Starting with the general equation of force-momentum balance (see Figure 1)
Figure 1: Parameters of hydraulic jump on a rectangular prismatic channel
Where, M =momentum and F =force as defined in figure1. Analytical solution of Eq (1) requires evaluation of the shear force function Fs, which may be either shear or form drag. This is usually not possible unless empirical values of relevant coefficients and velocity at that location are incorporated into the equation. In the most simplified case of hydraulic jump in a horizontal rectangular channel with smooth bed and sides, the frictional resistance offered by the bed and sides is taken equal to zero, resulting into the classical equation (2)
According to Eq (2), a conjugate depth Y2 corresponding to the pre-jump depth Y1 and Froude number F1 must be provided to form a satisfactory jump. Also, a basin length corresponding to the length of the hydraulic jump, of approximately 4-6 Y2 would be required. Thus, designing stilling basins on the basis of Eq (2) resulted in uneconomical structures entailing deep excavations and longer paved lengths. Therefore, emphasis was laid on evolving designs that required lesser tail water depths as compared to Y2 and shorter lengths of paved aprons. With a re-look at Eq (1), the term Fs then gained significance.
ACCOUNTING FOR Fs
Analytical solution of Eq (1) with inclusion of the term Fs was, however, not possible because the relevant coefficients Cf and CD in expressions
Fs= Cf ρ ( V²1/2) Ar and Fs = CD ρ (V²1 /2) Ap (3)
were not known for the various types of blocks and roughness. Here, Cf and CD are the coefficients of shear and form drag respectively, ρ is density of water, V1 is the approach velocity and Ar and Ap are the areas of roughness and of projection of blocks respectively. The research therefore relied heavily on experiments.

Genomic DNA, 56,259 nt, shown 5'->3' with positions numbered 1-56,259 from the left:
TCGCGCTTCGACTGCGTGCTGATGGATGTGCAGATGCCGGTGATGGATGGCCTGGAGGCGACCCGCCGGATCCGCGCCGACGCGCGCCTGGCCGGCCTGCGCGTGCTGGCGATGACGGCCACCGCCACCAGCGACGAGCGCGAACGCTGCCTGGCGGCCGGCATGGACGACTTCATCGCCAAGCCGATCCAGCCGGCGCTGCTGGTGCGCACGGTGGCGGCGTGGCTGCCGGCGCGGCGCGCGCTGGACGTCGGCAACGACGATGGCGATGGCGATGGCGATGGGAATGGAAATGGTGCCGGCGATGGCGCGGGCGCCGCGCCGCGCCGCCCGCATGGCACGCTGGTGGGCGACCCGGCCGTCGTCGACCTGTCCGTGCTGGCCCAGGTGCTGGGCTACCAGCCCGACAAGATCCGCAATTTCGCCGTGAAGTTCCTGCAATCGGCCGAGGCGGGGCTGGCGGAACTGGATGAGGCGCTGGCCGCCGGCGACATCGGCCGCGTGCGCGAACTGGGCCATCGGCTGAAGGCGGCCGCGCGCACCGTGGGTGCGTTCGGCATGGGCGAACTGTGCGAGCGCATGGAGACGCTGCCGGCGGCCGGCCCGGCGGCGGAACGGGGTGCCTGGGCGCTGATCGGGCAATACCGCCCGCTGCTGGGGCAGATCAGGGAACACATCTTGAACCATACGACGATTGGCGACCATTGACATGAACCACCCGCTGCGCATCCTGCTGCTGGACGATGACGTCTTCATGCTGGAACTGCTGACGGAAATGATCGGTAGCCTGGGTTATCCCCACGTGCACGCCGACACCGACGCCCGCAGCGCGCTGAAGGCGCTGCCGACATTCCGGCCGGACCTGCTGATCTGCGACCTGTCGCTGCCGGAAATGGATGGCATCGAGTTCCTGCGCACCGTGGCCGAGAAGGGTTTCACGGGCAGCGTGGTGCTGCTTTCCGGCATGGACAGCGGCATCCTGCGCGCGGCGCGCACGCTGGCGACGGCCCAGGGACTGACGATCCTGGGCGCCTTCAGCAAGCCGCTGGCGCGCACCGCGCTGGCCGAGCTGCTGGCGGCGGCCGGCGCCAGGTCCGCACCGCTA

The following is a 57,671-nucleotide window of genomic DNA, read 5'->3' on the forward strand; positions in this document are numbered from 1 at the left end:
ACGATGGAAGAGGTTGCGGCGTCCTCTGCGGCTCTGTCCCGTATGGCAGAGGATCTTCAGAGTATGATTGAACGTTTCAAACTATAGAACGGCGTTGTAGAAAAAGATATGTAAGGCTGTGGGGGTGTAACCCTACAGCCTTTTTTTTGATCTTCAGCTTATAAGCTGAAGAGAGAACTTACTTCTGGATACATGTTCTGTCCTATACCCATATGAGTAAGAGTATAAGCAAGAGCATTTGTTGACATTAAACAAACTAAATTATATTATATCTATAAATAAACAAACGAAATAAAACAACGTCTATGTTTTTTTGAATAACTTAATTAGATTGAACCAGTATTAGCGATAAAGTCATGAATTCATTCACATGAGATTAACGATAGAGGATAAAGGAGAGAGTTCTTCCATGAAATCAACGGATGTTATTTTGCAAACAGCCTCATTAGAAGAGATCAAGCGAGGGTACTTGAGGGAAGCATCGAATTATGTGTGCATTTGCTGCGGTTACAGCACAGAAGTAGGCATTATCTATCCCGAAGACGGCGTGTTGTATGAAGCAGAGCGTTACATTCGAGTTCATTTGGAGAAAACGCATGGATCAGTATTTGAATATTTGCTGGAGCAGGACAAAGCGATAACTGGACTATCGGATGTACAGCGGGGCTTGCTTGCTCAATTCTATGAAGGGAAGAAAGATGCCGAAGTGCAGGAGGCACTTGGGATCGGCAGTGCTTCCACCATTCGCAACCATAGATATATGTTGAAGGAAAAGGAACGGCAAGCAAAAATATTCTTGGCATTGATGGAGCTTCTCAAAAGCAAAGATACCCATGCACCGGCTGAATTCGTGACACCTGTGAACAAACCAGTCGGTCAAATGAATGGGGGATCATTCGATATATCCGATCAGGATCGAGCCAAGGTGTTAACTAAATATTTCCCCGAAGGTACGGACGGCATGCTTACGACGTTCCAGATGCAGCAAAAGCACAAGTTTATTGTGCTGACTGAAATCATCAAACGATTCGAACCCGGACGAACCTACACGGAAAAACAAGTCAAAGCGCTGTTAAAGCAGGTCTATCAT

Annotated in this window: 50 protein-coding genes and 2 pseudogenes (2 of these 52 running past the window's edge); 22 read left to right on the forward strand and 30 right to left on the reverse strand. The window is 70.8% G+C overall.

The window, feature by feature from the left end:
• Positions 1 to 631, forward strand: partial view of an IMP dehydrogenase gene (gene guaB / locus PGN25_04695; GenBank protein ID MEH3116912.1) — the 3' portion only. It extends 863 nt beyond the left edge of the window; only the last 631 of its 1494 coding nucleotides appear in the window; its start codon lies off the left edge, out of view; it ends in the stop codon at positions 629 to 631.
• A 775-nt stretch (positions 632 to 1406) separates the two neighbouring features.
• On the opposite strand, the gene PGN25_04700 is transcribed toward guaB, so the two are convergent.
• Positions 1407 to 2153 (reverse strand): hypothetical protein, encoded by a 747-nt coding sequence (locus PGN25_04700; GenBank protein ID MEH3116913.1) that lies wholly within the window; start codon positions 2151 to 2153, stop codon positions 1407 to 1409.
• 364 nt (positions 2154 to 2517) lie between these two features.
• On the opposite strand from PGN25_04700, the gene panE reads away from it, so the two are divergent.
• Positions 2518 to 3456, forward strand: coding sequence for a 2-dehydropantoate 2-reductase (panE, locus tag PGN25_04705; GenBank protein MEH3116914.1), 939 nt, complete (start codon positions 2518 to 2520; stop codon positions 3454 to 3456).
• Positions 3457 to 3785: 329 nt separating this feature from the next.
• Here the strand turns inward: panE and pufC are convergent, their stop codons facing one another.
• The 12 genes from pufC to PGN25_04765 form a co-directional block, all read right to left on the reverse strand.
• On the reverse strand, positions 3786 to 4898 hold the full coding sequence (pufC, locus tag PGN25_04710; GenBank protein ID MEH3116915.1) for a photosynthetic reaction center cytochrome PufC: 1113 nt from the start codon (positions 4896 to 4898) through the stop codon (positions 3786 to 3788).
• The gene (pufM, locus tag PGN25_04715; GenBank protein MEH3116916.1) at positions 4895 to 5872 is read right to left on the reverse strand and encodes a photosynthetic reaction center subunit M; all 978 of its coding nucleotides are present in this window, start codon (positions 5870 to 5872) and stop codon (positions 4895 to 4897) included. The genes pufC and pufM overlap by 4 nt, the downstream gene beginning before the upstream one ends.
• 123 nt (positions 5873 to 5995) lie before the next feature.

As the shear drag resulting from roughness of the bed and sides was not expected to make significant reduction in the conjugate depth Y2 and jump length, a force generated as a form drag, caused by placing obstacles like cubes and blocks in the flow, was relied upon. Thus, the earlier designs included blocks of various shapes and sizes, just downstream of the initial depth Y1. These designs included several rows of such blocks, but as further development took place in the form of stilling basins designated as USBR basins, low Froude number stilling basins and SAF basin, only one row of such blocks was introduced. Also, special designs were evolved for site-specific applications such as Lower Bhavani and Pit 6 dam stilling basin to minimize tail water requirement and apron length. Addition of chute blocks at the beginning of the jump (to corrugate the incoming jet and aid some dissipation) and end sill at the end of the jump (to lift the flow leaving the basin and protect the unpaved portion from direct action of current) also increased efficiency of performance.